Extract: “Certainly, the productive forces have developed with the industrial revolution that began in the countries of Western Europe and North America. However, were we witnessing “a step forward in the development of the productive forces on a world scale” before 1914? Not at all, because the first Euro-American countries would limit this development to their geographical area and de-industrialize the rest of the world, destroying all potential for competing economic growth, as the study on the 250 years of capitalism that we have republished clearly shows. To this we add the very telling graph [above], whose data confirm this observation, since in 1750, 80% of industrial production was located in the world outside Western Europe and North America and only 20% in the latter two areas, whereas after a century and a half of ‘capitalist ascendancy’ (1750-1913), we are witnessing a spectacular geographical inversion in this distribution, as production had become almost exclusively concentrated in the Euro-American area (84%) to the detriment of the rest of the world (16%)! In other words, the development of productive forces following the industrial revolution, far from being “a step forward in the development of the productive forces on a world scale…”, remained confined to the Euro-American area to the detriment of the rest of the world. Once again, the reality is strictly the opposite of the idealistic postulates of the ICC. This divergence in geographical evolution is at the origin of the economic bi-polarization of the world between the so-called Developed Countries and what will later be called the Third World.”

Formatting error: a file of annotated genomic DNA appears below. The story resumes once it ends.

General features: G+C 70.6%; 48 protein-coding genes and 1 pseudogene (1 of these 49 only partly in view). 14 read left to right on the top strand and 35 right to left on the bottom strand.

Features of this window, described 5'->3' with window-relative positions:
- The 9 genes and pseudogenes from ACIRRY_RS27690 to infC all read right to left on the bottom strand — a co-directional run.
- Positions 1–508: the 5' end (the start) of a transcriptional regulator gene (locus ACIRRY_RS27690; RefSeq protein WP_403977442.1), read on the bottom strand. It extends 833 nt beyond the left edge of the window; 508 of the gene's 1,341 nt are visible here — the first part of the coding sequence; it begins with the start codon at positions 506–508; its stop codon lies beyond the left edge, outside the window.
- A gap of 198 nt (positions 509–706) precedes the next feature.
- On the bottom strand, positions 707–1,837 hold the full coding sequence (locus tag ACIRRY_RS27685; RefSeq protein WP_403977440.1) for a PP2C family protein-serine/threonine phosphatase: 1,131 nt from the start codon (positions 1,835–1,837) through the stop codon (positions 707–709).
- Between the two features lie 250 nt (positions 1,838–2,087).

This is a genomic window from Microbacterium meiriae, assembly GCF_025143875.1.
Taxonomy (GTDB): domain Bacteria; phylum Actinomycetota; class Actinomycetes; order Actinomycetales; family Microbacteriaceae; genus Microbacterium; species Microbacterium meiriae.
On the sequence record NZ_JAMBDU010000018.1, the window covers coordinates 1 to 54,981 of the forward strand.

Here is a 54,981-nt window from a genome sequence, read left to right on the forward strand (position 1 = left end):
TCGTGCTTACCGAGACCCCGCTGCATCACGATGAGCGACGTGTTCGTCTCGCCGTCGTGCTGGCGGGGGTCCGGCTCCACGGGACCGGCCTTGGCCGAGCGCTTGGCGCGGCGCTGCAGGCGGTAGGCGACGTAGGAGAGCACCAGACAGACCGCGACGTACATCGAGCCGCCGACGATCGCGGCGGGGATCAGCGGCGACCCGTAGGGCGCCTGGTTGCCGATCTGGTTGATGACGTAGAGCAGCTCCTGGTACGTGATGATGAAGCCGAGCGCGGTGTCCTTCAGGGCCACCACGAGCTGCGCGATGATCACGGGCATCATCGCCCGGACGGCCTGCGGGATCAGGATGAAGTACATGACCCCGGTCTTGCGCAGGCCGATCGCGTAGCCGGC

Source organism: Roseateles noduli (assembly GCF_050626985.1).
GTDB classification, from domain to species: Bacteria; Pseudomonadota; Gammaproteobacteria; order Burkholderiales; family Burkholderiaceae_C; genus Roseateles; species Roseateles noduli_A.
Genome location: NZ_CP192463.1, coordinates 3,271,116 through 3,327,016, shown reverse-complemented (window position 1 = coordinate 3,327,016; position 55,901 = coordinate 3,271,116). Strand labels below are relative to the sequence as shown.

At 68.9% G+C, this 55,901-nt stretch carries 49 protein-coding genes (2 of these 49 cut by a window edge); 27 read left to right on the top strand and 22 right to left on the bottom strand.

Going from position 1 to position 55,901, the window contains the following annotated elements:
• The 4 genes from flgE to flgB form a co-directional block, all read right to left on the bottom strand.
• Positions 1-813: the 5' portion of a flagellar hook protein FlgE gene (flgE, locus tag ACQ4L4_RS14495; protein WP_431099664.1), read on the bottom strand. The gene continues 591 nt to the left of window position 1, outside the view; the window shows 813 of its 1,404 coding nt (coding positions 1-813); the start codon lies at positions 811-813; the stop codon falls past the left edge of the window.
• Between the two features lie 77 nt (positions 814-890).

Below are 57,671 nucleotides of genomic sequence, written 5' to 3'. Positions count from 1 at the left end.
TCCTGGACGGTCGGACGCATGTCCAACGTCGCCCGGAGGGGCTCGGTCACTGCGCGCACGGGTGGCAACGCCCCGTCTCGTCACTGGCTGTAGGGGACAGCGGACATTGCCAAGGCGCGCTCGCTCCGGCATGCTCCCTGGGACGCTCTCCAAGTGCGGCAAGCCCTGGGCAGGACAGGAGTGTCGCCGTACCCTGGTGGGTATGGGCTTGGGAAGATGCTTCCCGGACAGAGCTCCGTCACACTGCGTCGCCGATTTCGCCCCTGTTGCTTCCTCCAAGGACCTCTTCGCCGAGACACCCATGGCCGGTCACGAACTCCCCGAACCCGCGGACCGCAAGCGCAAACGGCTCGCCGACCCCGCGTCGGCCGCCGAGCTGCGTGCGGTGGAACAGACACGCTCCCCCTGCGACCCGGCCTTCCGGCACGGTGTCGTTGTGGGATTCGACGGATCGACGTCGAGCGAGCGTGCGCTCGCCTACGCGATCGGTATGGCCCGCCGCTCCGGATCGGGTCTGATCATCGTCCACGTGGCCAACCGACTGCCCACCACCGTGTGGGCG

Graph 3.1: Distribution of the Manufactured Production in the World (1750 – 1913)
Source: Les mondes insurgés, Altermanuel d’histoire contemporaine , Ed. Vuibert, p. 13.
The data come from: Paul Bairoch, ‘International industrialization levels from 1750 to 1980’ ,
published in The Journal of European Economic History, n°11, 2, 1982.]
Apropos of the recently started series The Falsehoods of the International Communist Current (ICC) — A Critique, we have opened a new section on our topics pages, which collects Discussion Contributions on the Question of Capitalism’s Decadence by commentators of this work in progress. At present it contains the following essays:
Decline and Senility of Capitalism with Marx, Engels and Communism.
A critical recapitulation and determination of capitalism’s historical phase (Anibal & materia, May 22, 2020)
Some Key Questions for Luxemburg’s Theory of Accumulation.
Problems for the modern day supporters of Luxemburg’s theory of total dependence on precapitalist markets (Link, November 27, 2020)
Capitalism is coming to an end. But how?
Does China’s further integration into capitalism lead to the latter’s “obsolescence”? Fredo Corvo replies to C.Mcl. (Version of March 14, 2021)
The Decadence of Capitalism. A Discussion
Aníbal & materia (Version of March 22, 2021)
New: Is Decadence an Economic Phenomenon?
Link, May 17, 2021
This section may be updated with new contributions. We invite interested readers to send in their commentaries and/or contributions. Please read the modalities in the Colophon.